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1699 Distribution of Congenital Malformation in a Neonatal Intensive Care Unit in Turkey
  1. A Dursun,
  2. A Zenciroglu,
  3. N Hakan,
  4. N Karadag,
  5. BS Karagol,
  6. B Aydin,
  7. D Dilli,
  8. S Beken,
  9. N Okumus
  1. Neonatology, Dr Sami Ulus Maternity and Children’s Health and Diseases Training and Research Hospital, Ankara, Turkey


Background and Aim Congenital malformations are one of the important reasons of mortality and morbidity in newborns. The aim of this study is to give the frequency and distribution of the congenital malformation in a neonatal intensive care unit from Turkey.

Method A retrospective analysis of congenital abnormalities in singleton births was performed to identify frequency, types, combined congenital abnormalities and distribution of malformation in newborns over a 7 year period. Congenital malformations were classified according to involved organ systems and also classed as single and multiple malformations.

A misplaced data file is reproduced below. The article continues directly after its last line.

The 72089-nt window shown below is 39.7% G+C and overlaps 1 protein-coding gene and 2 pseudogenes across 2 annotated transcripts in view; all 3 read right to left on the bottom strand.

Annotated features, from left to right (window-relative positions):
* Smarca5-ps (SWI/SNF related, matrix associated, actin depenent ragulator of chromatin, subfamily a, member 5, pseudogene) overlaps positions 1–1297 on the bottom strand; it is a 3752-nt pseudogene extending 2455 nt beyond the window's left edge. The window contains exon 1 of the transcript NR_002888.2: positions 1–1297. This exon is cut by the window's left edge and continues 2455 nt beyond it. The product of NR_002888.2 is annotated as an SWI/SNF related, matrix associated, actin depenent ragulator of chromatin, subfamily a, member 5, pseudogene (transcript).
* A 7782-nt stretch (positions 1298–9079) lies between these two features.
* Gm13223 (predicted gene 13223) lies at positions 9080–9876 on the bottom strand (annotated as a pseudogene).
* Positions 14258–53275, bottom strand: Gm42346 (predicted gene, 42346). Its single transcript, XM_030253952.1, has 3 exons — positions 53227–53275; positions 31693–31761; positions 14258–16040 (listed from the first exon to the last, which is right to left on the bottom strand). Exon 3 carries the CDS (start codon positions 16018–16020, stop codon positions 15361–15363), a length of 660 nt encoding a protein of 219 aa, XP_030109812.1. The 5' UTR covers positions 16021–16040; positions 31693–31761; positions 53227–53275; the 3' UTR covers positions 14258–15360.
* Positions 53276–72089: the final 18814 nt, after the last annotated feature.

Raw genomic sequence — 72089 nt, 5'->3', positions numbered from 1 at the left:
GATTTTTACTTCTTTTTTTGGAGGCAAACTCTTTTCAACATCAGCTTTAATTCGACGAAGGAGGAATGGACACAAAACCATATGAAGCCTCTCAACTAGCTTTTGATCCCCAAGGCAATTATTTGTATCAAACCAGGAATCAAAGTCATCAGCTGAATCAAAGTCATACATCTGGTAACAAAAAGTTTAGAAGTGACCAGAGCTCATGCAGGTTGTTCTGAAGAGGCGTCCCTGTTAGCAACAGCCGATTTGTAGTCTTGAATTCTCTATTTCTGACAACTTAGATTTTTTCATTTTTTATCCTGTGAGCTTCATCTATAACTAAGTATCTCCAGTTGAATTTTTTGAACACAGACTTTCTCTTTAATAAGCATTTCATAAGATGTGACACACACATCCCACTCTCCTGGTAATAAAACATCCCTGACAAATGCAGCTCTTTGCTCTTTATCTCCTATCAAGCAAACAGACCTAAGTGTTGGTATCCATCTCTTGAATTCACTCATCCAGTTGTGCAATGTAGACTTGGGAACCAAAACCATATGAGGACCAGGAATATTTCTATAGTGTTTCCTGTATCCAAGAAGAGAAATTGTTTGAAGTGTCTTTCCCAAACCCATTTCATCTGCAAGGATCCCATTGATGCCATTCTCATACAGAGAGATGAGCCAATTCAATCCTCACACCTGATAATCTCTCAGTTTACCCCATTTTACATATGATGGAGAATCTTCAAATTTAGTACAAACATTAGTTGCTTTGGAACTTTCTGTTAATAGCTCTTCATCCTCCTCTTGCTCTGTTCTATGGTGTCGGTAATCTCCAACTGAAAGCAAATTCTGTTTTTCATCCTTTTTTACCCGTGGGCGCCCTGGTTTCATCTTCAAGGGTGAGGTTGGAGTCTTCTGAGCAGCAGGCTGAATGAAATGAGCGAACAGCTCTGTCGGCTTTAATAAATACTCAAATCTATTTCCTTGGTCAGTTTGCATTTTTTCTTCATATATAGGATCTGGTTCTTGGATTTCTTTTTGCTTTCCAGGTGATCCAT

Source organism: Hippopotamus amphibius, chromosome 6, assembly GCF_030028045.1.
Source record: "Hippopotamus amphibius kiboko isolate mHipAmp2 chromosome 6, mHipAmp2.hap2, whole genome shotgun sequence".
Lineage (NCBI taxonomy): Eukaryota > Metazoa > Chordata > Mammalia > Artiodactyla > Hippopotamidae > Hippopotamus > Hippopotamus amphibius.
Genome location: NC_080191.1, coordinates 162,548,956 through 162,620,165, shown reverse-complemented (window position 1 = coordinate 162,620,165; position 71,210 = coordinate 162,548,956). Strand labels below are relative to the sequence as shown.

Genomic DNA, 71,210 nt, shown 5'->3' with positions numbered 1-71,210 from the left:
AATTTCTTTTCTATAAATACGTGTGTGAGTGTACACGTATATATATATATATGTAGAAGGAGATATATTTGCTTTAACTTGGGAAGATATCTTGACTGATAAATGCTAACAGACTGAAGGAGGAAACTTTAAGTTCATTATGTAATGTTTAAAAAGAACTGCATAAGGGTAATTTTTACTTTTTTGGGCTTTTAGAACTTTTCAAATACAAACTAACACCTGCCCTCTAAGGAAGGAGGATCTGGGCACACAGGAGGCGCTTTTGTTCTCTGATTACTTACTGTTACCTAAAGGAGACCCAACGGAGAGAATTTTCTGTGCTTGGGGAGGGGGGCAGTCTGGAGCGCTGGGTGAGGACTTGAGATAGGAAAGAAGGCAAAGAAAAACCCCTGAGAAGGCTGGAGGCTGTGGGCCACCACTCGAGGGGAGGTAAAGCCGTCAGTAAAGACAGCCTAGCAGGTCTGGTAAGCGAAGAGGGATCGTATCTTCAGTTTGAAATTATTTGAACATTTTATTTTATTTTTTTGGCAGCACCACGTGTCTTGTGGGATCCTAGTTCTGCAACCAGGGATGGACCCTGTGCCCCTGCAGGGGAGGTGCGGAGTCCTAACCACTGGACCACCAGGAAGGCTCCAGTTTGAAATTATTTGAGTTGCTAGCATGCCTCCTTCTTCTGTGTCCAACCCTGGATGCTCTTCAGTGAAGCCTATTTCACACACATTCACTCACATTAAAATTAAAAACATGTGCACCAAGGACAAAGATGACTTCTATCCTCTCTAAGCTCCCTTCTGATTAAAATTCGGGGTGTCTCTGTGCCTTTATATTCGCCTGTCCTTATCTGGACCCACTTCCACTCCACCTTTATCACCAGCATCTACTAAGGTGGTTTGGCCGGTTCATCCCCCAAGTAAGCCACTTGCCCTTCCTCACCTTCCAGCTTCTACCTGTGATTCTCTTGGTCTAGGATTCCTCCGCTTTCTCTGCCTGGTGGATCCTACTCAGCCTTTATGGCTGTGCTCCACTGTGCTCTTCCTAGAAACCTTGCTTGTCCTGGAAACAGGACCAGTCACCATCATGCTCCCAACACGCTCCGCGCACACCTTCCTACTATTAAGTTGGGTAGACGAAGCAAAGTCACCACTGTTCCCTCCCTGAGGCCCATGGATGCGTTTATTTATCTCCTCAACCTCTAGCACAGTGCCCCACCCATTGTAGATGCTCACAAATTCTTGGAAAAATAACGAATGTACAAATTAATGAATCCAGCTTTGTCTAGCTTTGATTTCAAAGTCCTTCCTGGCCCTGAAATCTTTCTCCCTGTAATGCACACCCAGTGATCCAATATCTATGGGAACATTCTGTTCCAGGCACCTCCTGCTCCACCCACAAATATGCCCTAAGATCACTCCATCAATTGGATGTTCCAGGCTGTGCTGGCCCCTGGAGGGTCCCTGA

Result 1024 newborns with congenital malformations (13.7%) were identified among the 7450 hospitalized newborns in neonatal intensive care unit (NICU). Mean birth weight was 2988±648gr, mean gestational age was 37.9±2.5 weeks. Consanguinity rate was 22.3%. Prenatal diagnosis rate was 11%. The most affected system was the cardiovascular system (68.8%). Most of the malformations (69.6%) were single malformations while 20.4% of the newborns had multiple major and 8.4% of the newborns had multiple minor malformations. On the other hand, 1.4%, 0.1% and 1.6% of the newborns had deformation, disruption and displasia, respectively. Chromosomal analysis was only performed 24.8% and 65.3% of them were in normal limits. The most frequently detected chromosomal abnormality was Trisomy 21. Overall mortality rate was 15.5% among the newborns with congenital malformations.

Conclusion The most common congenital malformation was cardio-vascular malformations in our hospital. Preventing and prenatal diagnosis of congenital malformations may help to reduce perinatal mortality and morbidity.Therefore, each country should establish its own national database for prevention and management of congenital malformations.

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